I actually did not look at my videos from the morning dressage lesson with JM until after my jump lesson in the afternoon, which was a funny choice. I was worried that with all the ground breaking HARD work I was asking Murray to do and the fussy slightly shitty place he had felt like at times in our lesson that our video would be less than flattering and mostly slightly disappointing. I was clearly wrong, but didn’t know it yet. So when my jump lesson with JM started I wasn’t quite at “shut up and take my money”, but I certainly was afterward.
JM asked what he needed to know about this horse for jumping, and I simply said “We like to add.” JM responded that he also likes to add, and is fine with it as long as you ride forward to the add. Sounded like something I could do.
We started with the classic trot-pole-to-crossrail and after a few successful trips over that JM raised the X to a vertical. As we were trotting into the vertical I heard JM say “steady, steady”. As I could feel Murray plowing down on the jump I slowed my post a little to encourage Murray’s pace to stay consistent. Unfortunately this had the opposite effect of slowing him TOO much, and we had an ugly fence. The next time through Murray was picking up the pace a bit again and so I tried to just half halt through my core. This resulted in an EVEN UGLIER jump. JM stopped me, told me that my horse is a lazy SOB so I have to work to keep him forward instead of holding him back — and what do you know, Murray regulated his own pace. Like he does.
We moved on to jumping additional fences, and Murray refused a green coop we have jumped a billion times. He was looking at a scary piece of filler off to the side of it and I didn’t ride properly — still hesitantly the line between over-doing it with the “YOU MUST GO” and underriding. So he got one smack, and I rode properly to the fence the next time, and it was a non-issue.
We progressed through the courses relatively quickly. After watching a few consecutive fences JM told me that I had the winning combination of a horse who was willing to sit himself up on his hind end, so my job was to keep the energy and push him to the good spot instead of letting him add until we are beneath a fence. This is not particularly revolutionary or different from what other clinicians have told me — but that doesn’t mean we didn’t have a great ride!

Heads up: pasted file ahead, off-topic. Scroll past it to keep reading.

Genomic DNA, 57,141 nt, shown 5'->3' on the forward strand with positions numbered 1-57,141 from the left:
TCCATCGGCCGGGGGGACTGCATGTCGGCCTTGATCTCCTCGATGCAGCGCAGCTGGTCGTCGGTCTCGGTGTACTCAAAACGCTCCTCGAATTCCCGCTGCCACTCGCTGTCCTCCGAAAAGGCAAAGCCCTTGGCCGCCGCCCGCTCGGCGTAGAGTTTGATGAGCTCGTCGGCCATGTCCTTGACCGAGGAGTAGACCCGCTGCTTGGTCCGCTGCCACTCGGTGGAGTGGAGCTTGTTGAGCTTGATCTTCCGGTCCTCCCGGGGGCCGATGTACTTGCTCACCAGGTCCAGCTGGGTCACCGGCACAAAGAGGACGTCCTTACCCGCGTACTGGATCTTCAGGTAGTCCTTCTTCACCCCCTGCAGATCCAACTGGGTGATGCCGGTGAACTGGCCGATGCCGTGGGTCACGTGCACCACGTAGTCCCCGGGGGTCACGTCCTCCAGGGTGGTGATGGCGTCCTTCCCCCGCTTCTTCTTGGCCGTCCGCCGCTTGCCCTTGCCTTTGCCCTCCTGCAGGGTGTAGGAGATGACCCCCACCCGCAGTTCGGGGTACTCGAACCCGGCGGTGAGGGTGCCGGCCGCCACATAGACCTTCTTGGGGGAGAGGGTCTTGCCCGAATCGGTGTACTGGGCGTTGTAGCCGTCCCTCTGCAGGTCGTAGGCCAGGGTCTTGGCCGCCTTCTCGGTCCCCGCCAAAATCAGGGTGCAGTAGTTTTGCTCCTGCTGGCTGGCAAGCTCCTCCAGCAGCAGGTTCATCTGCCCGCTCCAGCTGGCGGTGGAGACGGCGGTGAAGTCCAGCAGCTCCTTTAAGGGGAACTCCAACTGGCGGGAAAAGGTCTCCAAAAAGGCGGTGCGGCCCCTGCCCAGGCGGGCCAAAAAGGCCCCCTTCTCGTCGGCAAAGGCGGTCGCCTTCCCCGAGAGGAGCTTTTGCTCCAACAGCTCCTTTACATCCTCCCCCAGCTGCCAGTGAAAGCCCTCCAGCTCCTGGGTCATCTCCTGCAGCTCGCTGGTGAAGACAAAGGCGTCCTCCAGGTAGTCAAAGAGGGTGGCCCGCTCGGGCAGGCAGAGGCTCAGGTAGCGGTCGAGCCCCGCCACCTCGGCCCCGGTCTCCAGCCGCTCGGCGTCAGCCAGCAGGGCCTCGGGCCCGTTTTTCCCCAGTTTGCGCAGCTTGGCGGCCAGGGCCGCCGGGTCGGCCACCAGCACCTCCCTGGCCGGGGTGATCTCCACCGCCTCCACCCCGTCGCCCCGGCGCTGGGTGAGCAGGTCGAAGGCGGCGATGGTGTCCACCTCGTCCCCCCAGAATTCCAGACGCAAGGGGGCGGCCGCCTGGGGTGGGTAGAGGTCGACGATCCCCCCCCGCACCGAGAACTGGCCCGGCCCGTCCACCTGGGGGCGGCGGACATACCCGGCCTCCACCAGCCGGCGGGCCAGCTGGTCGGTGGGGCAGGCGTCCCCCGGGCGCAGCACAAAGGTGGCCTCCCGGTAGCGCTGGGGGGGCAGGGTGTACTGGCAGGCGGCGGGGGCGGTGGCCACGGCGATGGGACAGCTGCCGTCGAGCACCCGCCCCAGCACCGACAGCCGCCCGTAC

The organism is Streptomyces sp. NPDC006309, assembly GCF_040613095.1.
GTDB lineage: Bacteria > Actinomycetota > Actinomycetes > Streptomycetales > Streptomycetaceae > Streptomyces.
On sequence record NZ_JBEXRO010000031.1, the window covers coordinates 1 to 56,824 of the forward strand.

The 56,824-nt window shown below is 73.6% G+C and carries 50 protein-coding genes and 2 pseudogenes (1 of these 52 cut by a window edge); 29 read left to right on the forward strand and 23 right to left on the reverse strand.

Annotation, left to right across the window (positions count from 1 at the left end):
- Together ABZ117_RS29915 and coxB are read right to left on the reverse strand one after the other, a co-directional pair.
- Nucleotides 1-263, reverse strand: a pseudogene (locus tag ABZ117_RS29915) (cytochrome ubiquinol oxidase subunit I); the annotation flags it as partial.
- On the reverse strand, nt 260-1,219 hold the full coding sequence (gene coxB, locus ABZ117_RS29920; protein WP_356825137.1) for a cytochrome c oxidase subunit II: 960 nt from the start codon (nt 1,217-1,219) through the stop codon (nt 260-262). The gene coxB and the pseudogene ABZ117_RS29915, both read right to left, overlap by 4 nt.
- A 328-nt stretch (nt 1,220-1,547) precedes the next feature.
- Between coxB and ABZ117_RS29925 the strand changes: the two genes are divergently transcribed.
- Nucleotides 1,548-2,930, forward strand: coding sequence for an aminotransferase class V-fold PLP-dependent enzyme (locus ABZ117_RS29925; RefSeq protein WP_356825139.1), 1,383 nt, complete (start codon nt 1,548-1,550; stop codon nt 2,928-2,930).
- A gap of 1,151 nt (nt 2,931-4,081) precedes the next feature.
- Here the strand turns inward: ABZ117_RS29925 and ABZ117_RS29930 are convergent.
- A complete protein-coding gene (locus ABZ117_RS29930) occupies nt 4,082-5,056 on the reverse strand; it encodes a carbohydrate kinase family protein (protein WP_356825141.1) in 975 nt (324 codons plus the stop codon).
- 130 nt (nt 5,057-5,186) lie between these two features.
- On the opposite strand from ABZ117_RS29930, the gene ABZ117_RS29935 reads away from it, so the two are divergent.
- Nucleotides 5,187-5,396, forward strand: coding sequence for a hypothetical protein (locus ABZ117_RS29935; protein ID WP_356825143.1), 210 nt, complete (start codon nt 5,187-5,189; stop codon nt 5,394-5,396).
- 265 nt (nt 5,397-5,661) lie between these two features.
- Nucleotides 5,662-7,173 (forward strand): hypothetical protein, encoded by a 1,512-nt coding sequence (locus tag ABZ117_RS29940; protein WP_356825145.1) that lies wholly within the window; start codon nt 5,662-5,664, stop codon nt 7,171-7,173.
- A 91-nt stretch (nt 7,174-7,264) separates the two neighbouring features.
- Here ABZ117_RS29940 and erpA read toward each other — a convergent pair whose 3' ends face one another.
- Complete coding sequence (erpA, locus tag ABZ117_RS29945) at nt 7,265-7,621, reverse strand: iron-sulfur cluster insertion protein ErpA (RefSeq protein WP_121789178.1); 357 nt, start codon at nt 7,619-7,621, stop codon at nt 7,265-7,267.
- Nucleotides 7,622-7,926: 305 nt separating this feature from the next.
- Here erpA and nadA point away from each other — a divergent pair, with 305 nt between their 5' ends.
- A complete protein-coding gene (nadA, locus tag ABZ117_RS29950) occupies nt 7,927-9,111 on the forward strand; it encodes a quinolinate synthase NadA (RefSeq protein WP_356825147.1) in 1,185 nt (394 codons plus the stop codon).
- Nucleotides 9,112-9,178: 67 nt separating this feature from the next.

We jumped around BN height with a few slightly bigger fences thrown in there (I told JM I wanted to start out the new year at novice, but obviously would re-assess in the new year) and there was nary a stop or shitty fence to be seen. Despite being tired and having a hard butt workout that morning Murray was responsive and rateable — I could get him forward when I needed, and he came back equally well. He took the long (for him) spots when asked, and didn’t fight me too much about getting on top of fences before takeoff.
I did feel a little looser in the tack than I would like, which I chalk up to being out of jumping shape, and I was ducking a little aggressively over the fences. But I imagine I will get much stronger in the coming weeks as Murray and I get back into it.
The best part of all this is that I felt completely and absolutely prepared for the level — which is a first for me. I don’t clinic much, but I feel like whenever I do clinic I say “I’m competing at BN” and there are still nineteen things that clinician gives me to work on before I can be successful at that level. I mean, yay for getting what I need out of clinicians, but it always leaves me feeling a little bit like “will we EVER get there?!”
And you may have noticed that there was nary a mention of Murray theatrics in these recaps. Because there were none. Trainer didn’t even have to prep JM with the Notorious OTTB backstory — we just stepped into a clinic and rode successfully like
Southern motherfucking democratic republicans reasonable adult horses CAN DO.
I mean, we asked Murray to do a hard thing in dressage (use your hind end, fool!) and he neither lost his shit about it nor abandoned everything else he’d ever learned about dressage and turned into a giraffe. That’s a huge win right there. Then I took my tired horse and jumped him around at a good clip asking him to take longer spots than he wants to and not shrink his stride to the fences quite so much, and he didn’t get upset about that either!
This kid is growing up.